Bitter inheritance battle over £2m share of family farm returns to High Court for second time after judge ruled there was ‘strong evidence’ a lost will discovered by a CAT was a ‘forgery’
- Siblings Dean, Dale Brunt, and Venetia Murray owned farm in Hertfordshire
- Dean, 35, died in 2007 without children and was not thought to have written will
- His £2m share of their £6m farm went to his 82-year-old mother, Marlene Brunt
- She then passed it on to Dean, 40 – but Venetia discovered two wills from 1999
- Judge ruled in line with the wills and split the farm between the two siblings
- But now another judge says there is ;strong evidence’ the will was fraudulent
A bitter family feud over a £2million inheritance will go to the high court for a second time after a new will found by a solicitor’s cat was condemned as a potential forgery.
Dean Brunt, his brother Dale Brunt, 40, and sister Venetia Murray, 36, had between them owned £6million Ettridge Farm, Hertfordshire, until Dean’s death, aged 35, in a railway accident in 2007.
Dean – who was not married and had no children – was thought to have died without making a will, so his £2million share of the farm went to his 82-year-old mother Marlene Brunt who handed it to her eldest child Dale.
But after Venetia discovered the existence of two 1999 wills made by Dean – the original found when a solicitor’s cat knocked over a pile of papers – a family feud was sparked.
The high court judge ruled that the will should be upheld, with Venetia and Dale getting half of Dean’s share each, and their uncle Bob Wrangle – who brought the case to court – getting a third of a property on the farm.
But now, a different judge has found that the previous dispute ended in a ‘potentially serious injustice’ due to ‘strong evidence’ the will discovered by the cat was the work of a convicted fraudster.
Dean Brunt, his brother Dale Brunt, 40, (right) and sister Venetia Murray, 36, (left) had between them owned £6million Ettridge Farm, Hertfordshire, until Dean’s death, aged 35, in a railway accident in 2007
Both wills – the original and the copy – had been signed by now-dead criminal Howard Day, who claimed he added his signature on Dean’s behalf in 1999.
Mr Day – who was convicted for fraud over another case – had been acting as Dean’s legal advisor at the time, but experts agreed that the wills were likely signed later than 1999.
Mr Justice Andrew Green overturned a decision of previous judge Master Paul Teverson – who upheld the 1999 will last year – and ordered that the case be fought again.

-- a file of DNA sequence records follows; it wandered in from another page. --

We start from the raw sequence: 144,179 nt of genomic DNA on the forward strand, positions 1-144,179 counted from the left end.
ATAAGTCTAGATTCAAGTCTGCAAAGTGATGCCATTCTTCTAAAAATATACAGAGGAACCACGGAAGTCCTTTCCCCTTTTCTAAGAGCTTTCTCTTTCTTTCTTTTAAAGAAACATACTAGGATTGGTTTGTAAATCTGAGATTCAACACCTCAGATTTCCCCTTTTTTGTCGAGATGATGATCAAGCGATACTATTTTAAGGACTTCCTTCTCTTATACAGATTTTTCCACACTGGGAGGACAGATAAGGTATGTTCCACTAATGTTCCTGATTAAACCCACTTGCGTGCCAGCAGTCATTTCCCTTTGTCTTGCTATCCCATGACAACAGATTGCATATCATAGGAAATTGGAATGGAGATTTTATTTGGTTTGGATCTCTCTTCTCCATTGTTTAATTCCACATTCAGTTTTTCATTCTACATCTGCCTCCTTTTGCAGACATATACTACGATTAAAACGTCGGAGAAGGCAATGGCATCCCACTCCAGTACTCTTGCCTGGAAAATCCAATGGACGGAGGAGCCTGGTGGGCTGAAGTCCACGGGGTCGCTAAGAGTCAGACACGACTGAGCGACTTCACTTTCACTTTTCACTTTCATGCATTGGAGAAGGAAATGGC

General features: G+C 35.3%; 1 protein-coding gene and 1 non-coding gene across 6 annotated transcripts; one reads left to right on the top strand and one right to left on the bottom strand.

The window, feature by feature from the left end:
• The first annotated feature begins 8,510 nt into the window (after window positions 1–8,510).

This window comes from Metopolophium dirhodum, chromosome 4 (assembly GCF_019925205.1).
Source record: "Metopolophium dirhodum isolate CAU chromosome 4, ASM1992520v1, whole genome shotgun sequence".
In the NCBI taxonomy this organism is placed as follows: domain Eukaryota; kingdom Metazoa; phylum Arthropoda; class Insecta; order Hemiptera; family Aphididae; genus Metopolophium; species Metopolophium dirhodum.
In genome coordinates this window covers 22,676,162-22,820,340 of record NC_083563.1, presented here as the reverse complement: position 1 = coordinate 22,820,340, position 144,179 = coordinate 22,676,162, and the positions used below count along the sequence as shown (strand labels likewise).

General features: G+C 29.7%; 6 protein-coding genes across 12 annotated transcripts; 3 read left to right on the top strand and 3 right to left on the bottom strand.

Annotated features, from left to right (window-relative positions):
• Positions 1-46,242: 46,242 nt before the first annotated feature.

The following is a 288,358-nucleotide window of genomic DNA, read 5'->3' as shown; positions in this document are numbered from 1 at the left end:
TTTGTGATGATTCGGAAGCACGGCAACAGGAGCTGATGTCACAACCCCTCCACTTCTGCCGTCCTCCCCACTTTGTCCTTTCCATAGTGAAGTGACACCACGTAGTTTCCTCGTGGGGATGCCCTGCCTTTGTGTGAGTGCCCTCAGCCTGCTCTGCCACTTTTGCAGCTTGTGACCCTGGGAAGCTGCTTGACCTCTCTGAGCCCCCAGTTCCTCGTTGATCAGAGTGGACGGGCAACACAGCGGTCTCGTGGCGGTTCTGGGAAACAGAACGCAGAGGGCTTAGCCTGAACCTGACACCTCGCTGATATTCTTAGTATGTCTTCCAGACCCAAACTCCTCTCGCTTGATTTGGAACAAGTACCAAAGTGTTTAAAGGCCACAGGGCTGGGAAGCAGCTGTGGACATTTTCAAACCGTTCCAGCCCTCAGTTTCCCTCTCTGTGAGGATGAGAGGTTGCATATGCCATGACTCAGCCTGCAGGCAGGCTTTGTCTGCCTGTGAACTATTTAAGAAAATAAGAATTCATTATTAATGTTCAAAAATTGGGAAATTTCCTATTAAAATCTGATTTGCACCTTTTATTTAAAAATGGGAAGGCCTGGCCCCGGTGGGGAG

Mr Justice Green allowed an appeal against the ruling. He did not find the 1999 will was a fake but said there was a ‘high degree of suspicion’ as it contained spelling mistakes and other slips.
He said: ‘I think there has potentially been a serious injustice here and I have no option other than to order a retrial.’
Ettridge Farm had belonged to the siblings’ prizefighter grandfather Arthur Nicholls.
Mr Nicholls was Dean’s ‘hero’ and it was his grandfather who persuaded him to train as a mechanic.
Dean’s own father – a jockey and racehorse trainer – played no part in his upbringing.
Dean – who was the ‘gentler’ of the two brothers – had been starved of oxygen at birth and was thought to have suffered from learning difficulties and mental health issues in later life.
The high court judge ruled that the will should be upheld, with Venetia and Dale getting half of Dean’s share each, and their uncle Bob Wrangle – who brought the case to court – getting a third of a property on the farm. Pictured: Ettridge Farm, Hertfordshire
Dean died after stepping out in front of a train near Sawbridgeworth, Hertfordshire, in 2007. His death was ruled accidental.
After he died, his mother Mrs Brunt obtained ‘letters of administration’ over his estate on the basis that he had died an ‘intestate bachelor’ – without a valid will and with no children of his own.
She inherited his share of the farm and passed on that share to Dale, meaning he then owned two thirds of the land and business – with his sister Venetia owning the rest.